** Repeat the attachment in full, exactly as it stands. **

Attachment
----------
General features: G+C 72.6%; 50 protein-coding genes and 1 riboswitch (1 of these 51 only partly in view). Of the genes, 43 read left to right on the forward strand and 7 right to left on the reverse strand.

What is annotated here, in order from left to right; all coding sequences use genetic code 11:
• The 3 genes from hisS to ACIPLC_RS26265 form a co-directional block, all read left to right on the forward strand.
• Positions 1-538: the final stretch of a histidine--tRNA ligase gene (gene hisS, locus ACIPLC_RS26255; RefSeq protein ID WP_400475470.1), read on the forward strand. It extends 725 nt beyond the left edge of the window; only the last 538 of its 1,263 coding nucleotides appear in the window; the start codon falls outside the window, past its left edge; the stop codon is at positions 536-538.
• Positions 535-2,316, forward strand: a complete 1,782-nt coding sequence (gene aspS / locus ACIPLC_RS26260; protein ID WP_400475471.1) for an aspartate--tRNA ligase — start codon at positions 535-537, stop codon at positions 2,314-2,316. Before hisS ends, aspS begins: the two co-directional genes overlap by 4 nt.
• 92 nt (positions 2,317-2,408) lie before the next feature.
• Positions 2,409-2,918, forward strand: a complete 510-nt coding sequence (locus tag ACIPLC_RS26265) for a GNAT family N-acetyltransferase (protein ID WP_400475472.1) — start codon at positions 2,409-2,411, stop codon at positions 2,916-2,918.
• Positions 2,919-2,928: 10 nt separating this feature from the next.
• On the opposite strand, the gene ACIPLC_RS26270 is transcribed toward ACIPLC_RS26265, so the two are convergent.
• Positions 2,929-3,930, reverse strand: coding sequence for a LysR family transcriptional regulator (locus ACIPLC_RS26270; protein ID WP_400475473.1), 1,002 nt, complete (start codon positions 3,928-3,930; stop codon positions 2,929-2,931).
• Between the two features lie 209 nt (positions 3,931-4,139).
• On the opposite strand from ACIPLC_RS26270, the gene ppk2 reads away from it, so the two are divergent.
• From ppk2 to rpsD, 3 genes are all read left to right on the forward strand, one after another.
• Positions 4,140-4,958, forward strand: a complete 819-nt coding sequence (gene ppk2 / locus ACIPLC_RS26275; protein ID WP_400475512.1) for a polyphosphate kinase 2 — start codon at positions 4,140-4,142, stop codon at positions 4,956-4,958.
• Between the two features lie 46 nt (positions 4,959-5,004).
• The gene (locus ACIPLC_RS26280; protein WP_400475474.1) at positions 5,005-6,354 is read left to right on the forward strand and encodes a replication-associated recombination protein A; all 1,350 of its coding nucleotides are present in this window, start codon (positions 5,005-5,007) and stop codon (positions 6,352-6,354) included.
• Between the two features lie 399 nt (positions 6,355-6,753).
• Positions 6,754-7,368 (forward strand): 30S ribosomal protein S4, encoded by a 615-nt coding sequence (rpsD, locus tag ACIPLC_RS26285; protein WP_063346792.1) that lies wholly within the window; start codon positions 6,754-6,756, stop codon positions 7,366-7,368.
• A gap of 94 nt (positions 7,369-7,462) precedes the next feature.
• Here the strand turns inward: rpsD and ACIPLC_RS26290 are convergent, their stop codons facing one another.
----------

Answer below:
General features: G+C 72.6%; 50 protein-coding genes and 1 riboswitch (1 of these 51 only partly in view). Of the genes, 43 read left to right on the forward strand and 7 right to left on the reverse strand.

What is annotated here, in order from left to right; all coding sequences use genetic code 11:
• The 3 genes from hisS to ACIPLC_RS26265 form a co-directional block, all read left to right on the forward strand.
• Positions 1-538: the final stretch of a histidine--tRNA ligase gene (gene hisS, locus ACIPLC_RS26255; RefSeq protein ID WP_400475470.1), read on the forward strand. It extends 725 nt beyond the left edge of the window; only the last 538 of its 1,263 coding nucleotides appear in the window; the start codon falls outside the window, past its left edge; the stop codon is at positions 536-538.
• Positions 535-2,316, forward strand: a complete 1,782-nt coding sequence (gene aspS / locus ACIPLC_RS26260; protein ID WP_400475471.1) for an aspartate--tRNA ligase — start codon at positions 535-537, stop codon at positions 2,314-2,316. Before hisS ends, aspS begins: the two co-directional genes overlap by 4 nt.
• 92 nt (positions 2,317-2,408) lie before the next feature.
• Positions 2,409-2,918, forward strand: a complete 510-nt coding sequence (locus tag ACIPLC_RS26265) for a GNAT family N-acetyltransferase (protein ID WP_400475472.1) — start codon at positions 2,409-2,411, stop codon at positions 2,916-2,918.
• Positions 2,919-2,928: 10 nt separating this feature from the next.
• On the opposite strand, the gene ACIPLC_RS26270 is transcribed toward ACIPLC_RS26265, so the two are convergent.
• Positions 2,929-3,930, reverse strand: coding sequence for a LysR family transcriptional regulator (locus ACIPLC_RS26270; protein ID WP_400475473.1), 1,002 nt, complete (start codon positions 3,928-3,930; stop codon positions 2,929-2,931).
• Between the two features lie 209 nt (positions 3,931-4,139).
• On the opposite strand from ACIPLC_RS26270, the gene ppk2 reads away from it, so the two are divergent.
• From ppk2 to rpsD, 3 genes are all read left to right on the forward strand, one after another.
• Positions 4,140-4,958, forward strand: a complete 819-nt coding sequence (gene ppk2 / locus ACIPLC_RS26275; protein ID WP_400475512.1) for a polyphosphate kinase 2 — start codon at positions 4,140-4,142, stop codon at positions 4,956-4,958.
• Between the two features lie 46 nt (positions 4,959-5,004).
• The gene (locus ACIPLC_RS26280; protein WP_400475474.1) at positions 5,005-6,354 is read left to right on the forward strand and encodes a replication-associated recombination protein A; all 1,350 of its coding nucleotides are present in this window, start codon (positions 5,005-5,007) and stop codon (positions 6,352-6,354) included.
• Between the two features lie 399 nt (positions 6,355-6,753).
• Positions 6,754-7,368 (forward strand): 30S ribosomal protein S4, encoded by a 615-nt coding sequence (rpsD, locus tag ACIPLC_RS26285; protein WP_063346792.1) that lies wholly within the window; start codon positions 6,754-6,756, stop codon positions 7,366-7,368.
• A gap of 94 nt (positions 7,369-7,462) precedes the next feature.
• Here the strand turns inward: rpsD and ACIPLC_RS26290 are convergent, their stop codons facing one another.